Planning how you will leave money to a charity in your estate plan is what we call “planned giving.” It is a powerful way to leave your legacy and speak about what was important to you, and we encourage each of our clients to consider this legal tool as they think about the future.

How to Leave Money to a Charity in Your Estate Plan: 3 Main Methods

Planned giving can enable you to give more, reduce taxes, and maximize your impact, but how do you do it? [Related: 4 Planned Giving Benefits to Consider While Estate Planning] There are three main ways you can leave money to a charity in your estate plan, and you can put your own creative twist on each one:

1. Gifts at Death:

The most common planned giving method is to set up a way to give when you die.  You can do this with a will, a revocable (“living”) trust, or beneficiary designations on retirement or investment accounts and life insurance.

Here’s a quick breakdown of each of these:

Gifts in wills or living trusts: To give to a charity in your will or living trust, you simply include that charity as one of your beneficiaries. You can either leave them a specific monetary amount or a percentage of your entire estate. You can use language like this: “I hereby give [INSERT ORGANIZATION NAME] [INSERT ADDRESS AND TIN], $10,000.00.”  Or, “I hereby give [INSERT ORGANIZATION NAME] [INSERT ADDRESS AND TIN] ten percent (10%) of the residue of my personal and real estate.”  To make sure your will or living trust does what you want it to do, you should consult with an estate planning attorney who has experience in charitable gifts.

Life insurance and retirement account beneficiary designations: You can also give by naming a charity as a beneficiary on a life insurance policy or retirement or investment account.  To do this, request a change of beneficiary form from your life insurance carrier or investment brokerage.  Fill it in with the amount you have selected, and make sure to include the charity’s legal name, address, and TIN where indicated for a beneficiary.  Then, return the form to the carrier or brokerage and confirm they have received it and processed it.


2. Charitable Trusts and Annuities:

Another way to set up planned giving is to create a charitable trust or a charitable annuity.   The advantage of these structures is that they allow you to receive an immediate tax deduction for gifts that happen in the future.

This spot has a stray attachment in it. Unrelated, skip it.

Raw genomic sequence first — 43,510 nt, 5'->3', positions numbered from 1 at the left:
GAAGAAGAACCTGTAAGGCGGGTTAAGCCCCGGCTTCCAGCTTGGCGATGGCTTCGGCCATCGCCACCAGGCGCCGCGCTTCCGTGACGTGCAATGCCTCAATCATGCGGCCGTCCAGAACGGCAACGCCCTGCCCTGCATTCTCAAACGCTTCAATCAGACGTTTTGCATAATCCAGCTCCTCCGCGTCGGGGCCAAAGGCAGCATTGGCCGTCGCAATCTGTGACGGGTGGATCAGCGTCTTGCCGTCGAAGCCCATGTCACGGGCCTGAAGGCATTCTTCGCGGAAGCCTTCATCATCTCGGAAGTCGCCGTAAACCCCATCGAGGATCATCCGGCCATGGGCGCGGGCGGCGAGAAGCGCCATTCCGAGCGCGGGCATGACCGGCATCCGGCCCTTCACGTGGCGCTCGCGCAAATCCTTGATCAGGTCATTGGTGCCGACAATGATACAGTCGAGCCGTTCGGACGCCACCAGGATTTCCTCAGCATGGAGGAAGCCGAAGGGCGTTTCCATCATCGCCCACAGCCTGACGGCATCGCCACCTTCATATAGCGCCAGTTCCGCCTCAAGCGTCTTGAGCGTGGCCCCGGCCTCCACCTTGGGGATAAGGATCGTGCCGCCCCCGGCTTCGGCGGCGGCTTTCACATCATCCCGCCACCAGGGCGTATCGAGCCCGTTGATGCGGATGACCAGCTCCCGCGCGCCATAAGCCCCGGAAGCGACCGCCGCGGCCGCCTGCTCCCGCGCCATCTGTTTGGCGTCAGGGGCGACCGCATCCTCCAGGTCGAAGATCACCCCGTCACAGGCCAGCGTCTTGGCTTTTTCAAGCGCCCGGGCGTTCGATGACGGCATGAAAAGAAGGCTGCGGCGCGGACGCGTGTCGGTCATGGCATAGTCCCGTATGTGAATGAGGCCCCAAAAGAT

A charitable remainder trust allows you to keep (or give to relatives) the income from a certain asset or assets for a time. When that period is up, the assets are given to your designated charity. This allows you to create a stream of income for yourself or others until it is no longer needed.
A charitable lead trust is a trust in which the income from certain assets goes to a charity for a period. When that time ends, the assets are given back to you or to your loved ones. This trust allows you to give a charity the income from an asset for a while, and then have the asset returned to you or your loved ones.
A charitable annuity is a contract you enter with a charity wherein you make a lump-sum gift to them, and they agree to make payments to you for a time (normally, your lifetime).

With all trusts and annuities, we strongly recommend that you obtain advice and assistance from an estate planning attorney with experience in charitable gifting before you create one.


3. Gifts of Appreciated Investments:

The final method of planned giving is to give appreciated assets or investments.  These are assets that have increased in value since you bought them, and if you sold them, you would owe capital gains taxes.  By gifting these assets (instead of selling them and giving the cash), you can give more because the charity will not have to pay capital gains tax when they sell the appreciated assets. While you can certainly make these gifts without assistance, you may wish to speak with a tax professional to make sure you maximize your tax savings from such gifts.

Of course, which method(s) of planned giving is best for you will depend on your specific circumstances.  But we hope that you now have some ideas about how you can use leave money to a charity in your estate plan. If you have questions about planned giving, please contact the organization you wish to support or an estate planning professional.


Have more questions about how to leave money to charity in your estate plan? Schedule an appointment with us; we would love to discuss it with you!


Joshua E. Hummer, Esq. is a licensed attorney who has been admitted in both Virginia and West Virginia. He is a graduate of the University of Virginia and has been practicing for over 15 years. While experienced in many parts of the law, Josh specializes in estate planning, estate administration, and elder law.